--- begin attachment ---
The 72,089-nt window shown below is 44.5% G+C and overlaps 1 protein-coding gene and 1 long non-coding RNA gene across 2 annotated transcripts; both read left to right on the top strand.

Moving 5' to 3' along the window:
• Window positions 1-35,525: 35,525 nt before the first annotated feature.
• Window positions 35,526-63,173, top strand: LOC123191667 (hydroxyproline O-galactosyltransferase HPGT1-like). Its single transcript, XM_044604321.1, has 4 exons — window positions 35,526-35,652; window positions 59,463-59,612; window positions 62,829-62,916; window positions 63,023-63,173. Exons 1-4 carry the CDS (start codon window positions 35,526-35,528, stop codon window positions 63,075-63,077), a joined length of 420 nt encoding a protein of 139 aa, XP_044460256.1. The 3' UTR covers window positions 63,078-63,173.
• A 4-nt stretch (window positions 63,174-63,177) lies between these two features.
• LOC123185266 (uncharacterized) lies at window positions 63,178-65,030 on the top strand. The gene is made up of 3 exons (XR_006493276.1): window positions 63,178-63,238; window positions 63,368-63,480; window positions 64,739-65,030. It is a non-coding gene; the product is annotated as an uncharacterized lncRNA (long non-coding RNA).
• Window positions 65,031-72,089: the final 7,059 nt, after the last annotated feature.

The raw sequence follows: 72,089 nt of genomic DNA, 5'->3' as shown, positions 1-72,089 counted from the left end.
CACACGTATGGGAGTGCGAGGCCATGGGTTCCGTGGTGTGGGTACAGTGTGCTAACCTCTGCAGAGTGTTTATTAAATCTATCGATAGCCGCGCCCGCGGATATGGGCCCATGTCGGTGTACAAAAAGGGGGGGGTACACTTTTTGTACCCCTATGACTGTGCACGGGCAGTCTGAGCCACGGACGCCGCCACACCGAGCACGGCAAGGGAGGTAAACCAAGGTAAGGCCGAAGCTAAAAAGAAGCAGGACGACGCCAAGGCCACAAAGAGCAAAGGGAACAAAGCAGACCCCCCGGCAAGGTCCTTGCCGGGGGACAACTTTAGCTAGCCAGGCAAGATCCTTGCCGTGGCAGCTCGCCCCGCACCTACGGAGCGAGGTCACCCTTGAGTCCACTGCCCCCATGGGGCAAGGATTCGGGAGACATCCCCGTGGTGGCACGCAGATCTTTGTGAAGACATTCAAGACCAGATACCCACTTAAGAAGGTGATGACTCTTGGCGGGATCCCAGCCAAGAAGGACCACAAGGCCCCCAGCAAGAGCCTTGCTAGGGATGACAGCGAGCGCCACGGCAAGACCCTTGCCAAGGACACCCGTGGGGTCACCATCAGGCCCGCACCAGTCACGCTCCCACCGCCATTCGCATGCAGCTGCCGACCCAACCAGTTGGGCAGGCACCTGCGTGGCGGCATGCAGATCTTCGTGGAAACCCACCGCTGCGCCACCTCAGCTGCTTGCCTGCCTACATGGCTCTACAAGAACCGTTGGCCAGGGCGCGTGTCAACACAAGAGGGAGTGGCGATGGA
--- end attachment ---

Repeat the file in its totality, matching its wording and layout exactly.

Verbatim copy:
The 72,089-nt window shown below is 44.5% G+C and overlaps 1 protein-coding gene and 1 long non-coding RNA gene across 2 annotated transcripts; both read left to right on the top strand.

Moving 5' to 3' along the window:
• Window positions 1-35,525: 35,525 nt before the first annotated feature.
• Window positions 35,526-63,173, top strand: LOC123191667 (hydroxyproline O-galactosyltransferase HPGT1-like). Its single transcript, XM_044604321.1, has 4 exons — window positions 35,526-35,652; window positions 59,463-59,612; window positions 62,829-62,916; window positions 63,023-63,173. Exons 1-4 carry the CDS (start codon window positions 35,526-35,528, stop codon window positions 63,075-63,077), a joined length of 420 nt encoding a protein of 139 aa, XP_044460256.1. The 3' UTR covers window positions 63,078-63,173.
• A 4-nt stretch (window positions 63,174-63,177) lies between these two features.
• LOC123185266 (uncharacterized) lies at window positions 63,178-65,030 on the top strand. The gene is made up of 3 exons (XR_006493276.1): window positions 63,178-63,238; window positions 63,368-63,480; window positions 64,739-65,030. It is a non-coding gene; the product is annotated as an uncharacterized lncRNA (long non-coding RNA).
• Window positions 65,031-72,089: the final 7,059 nt, after the last annotated feature.

The raw sequence follows: 72,089 nt of genomic DNA, 5'->3' as shown, positions 1-72,089 counted from the left end.
CACACGTATGGGAGTGCGAGGCCATGGGTTCCGTGGTGTGGGTACAGTGTGCTAACCTCTGCAGAGTGTTTATTAAATCTATCGATAGCCGCGCCCGCGGATATGGGCCCATGTCGGTGTACAAAAAGGGGGGGGTACACTTTTTGTACCCCTATGACTGTGCACGGGCAGTCTGAGCCACGGACGCCGCCACACCGAGCACGGCAAGGGAGGTAAACCAAGGTAAGGCCGAAGCTAAAAAGAAGCAGGACGACGCCAAGGCCACAAAGAGCAAAGGGAACAAAGCAGACCCCCCGGCAAGGTCCTTGCCGGGGGACAACTTTAGCTAGCCAGGCAAGATCCTTGCCGTGGCAGCTCGCCCCGCACCTACGGAGCGAGGTCACCCTTGAGTCCACTGCCCCCATGGGGCAAGGATTCGGGAGACATCCCCGTGGTGGCACGCAGATCTTTGTGAAGACATTCAAGACCAGATACCCACTTAAGAAGGTGATGACTCTTGGCGGGATCCCAGCCAAGAAGGACCACAAGGCCCCCAGCAAGAGCCTTGCTAGGGATGACAGCGAGCGCCACGGCAAGACCCTTGCCAAGGACACCCGTGGGGTCACCATCAGGCCCGCACCAGTCACGCTCCCACCGCCATTCGCATGCAGCTGCCGACCCAACCAGTTGGGCAGGCACCTGCGTGGCGGCATGCAGATCTTCGTGGAAACCCACCGCTGCGCCACCTCAGCTGCTTGCCTGCCTACATGGCTCTACAAGAACCGTTGGCCAGGGCGCGTGTCAACACAAGAGGGAGTGGCGATGGA